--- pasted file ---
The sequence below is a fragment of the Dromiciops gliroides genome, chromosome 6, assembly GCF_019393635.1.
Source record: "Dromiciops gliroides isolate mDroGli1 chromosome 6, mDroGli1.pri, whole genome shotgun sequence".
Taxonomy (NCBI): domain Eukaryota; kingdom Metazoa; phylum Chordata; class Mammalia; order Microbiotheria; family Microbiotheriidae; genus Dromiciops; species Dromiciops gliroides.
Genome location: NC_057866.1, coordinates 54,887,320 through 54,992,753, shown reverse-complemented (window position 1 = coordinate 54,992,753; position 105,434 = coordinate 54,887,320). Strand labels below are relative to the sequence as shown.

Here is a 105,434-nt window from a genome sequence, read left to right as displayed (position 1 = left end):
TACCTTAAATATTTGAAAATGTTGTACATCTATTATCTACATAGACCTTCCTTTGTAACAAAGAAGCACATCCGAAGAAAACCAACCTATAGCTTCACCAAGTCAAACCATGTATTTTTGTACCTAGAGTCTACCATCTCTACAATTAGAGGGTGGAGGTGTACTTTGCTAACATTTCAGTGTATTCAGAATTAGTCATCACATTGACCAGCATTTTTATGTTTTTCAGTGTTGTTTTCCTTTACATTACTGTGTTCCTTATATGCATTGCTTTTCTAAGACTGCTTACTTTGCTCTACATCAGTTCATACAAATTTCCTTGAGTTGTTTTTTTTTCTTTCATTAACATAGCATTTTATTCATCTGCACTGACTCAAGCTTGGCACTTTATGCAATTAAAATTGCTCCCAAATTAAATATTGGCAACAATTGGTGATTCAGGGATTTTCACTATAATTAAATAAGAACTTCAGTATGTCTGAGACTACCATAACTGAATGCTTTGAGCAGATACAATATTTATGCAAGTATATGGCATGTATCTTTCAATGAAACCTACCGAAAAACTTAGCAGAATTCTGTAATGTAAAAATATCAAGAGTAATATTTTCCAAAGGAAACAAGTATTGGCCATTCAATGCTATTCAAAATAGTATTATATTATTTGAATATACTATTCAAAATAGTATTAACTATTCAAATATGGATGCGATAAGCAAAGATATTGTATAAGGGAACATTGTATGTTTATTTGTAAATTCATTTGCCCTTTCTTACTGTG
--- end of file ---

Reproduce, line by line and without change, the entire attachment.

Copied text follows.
The sequence below is a fragment of the Dromiciops gliroides genome, chromosome 6, assembly GCF_019393635.1.
Source record: "Dromiciops gliroides isolate mDroGli1 chromosome 6, mDroGli1.pri, whole genome shotgun sequence".
Taxonomy (NCBI): domain Eukaryota; kingdom Metazoa; phylum Chordata; class Mammalia; order Microbiotheria; family Microbiotheriidae; genus Dromiciops; species Dromiciops gliroides.
Genome location: NC_057866.1, coordinates 54,887,320 through 54,992,753, shown reverse-complemented (window position 1 = coordinate 54,992,753; position 105,434 = coordinate 54,887,320). Strand labels below are relative to the sequence as shown.

Here is a 105,434-nt window from a genome sequence, read left to right as displayed (position 1 = left end):
TACCTTAAATATTTGAAAATGTTGTACATCTATTATCTACATAGACCTTCCTTTGTAACAAAGAAGCACATCCGAAGAAAACCAACCTATAGCTTCACCAAGTCAAACCATGTATTTTTGTACCTAGAGTCTACCATCTCTACAATTAGAGGGTGGAGGTGTACTTTGCTAACATTTCAGTGTATTCAGAATTAGTCATCACATTGACCAGCATTTTTATGTTTTTCAGTGTTGTTTTCCTTTACATTACTGTGTTCCTTATATGCATTGCTTTTCTAAGACTGCTTACTTTGCTCTACATCAGTTCATACAAATTTCCTTGAGTTGTTTTTTTTTCTTTCATTAACATAGCATTTTATTCATCTGCACTGACTCAAGCTTGGCACTTTATGCAATTAAAATTGCTCCCAAATTAAATATTGGCAACAATTGGTGATTCAGGGATTTTCACTATAATTAAATAAGAACTTCAGTATGTCTGAGACTACCATAACTGAATGCTTTGAGCAGATACAATATTTATGCAAGTATATGGCATGTATCTTTCAATGAAACCTACCGAAAAACTTAGCAGAATTCTGTAATGTAAAAATATCAAGAGTAATATTTTCCAAAGGAAACAAGTATTGGCCATTCAATGCTATTCAAAATAGTATTATATTATTTGAATATACTATTCAAAATAGTATTAACTATTCAAATATGGATGCGATAAGCAAAGATATTGTATAAGGGAACATTGTATGTTTATTTGTAAATTCATTTGCCCTTTCTTACTGTG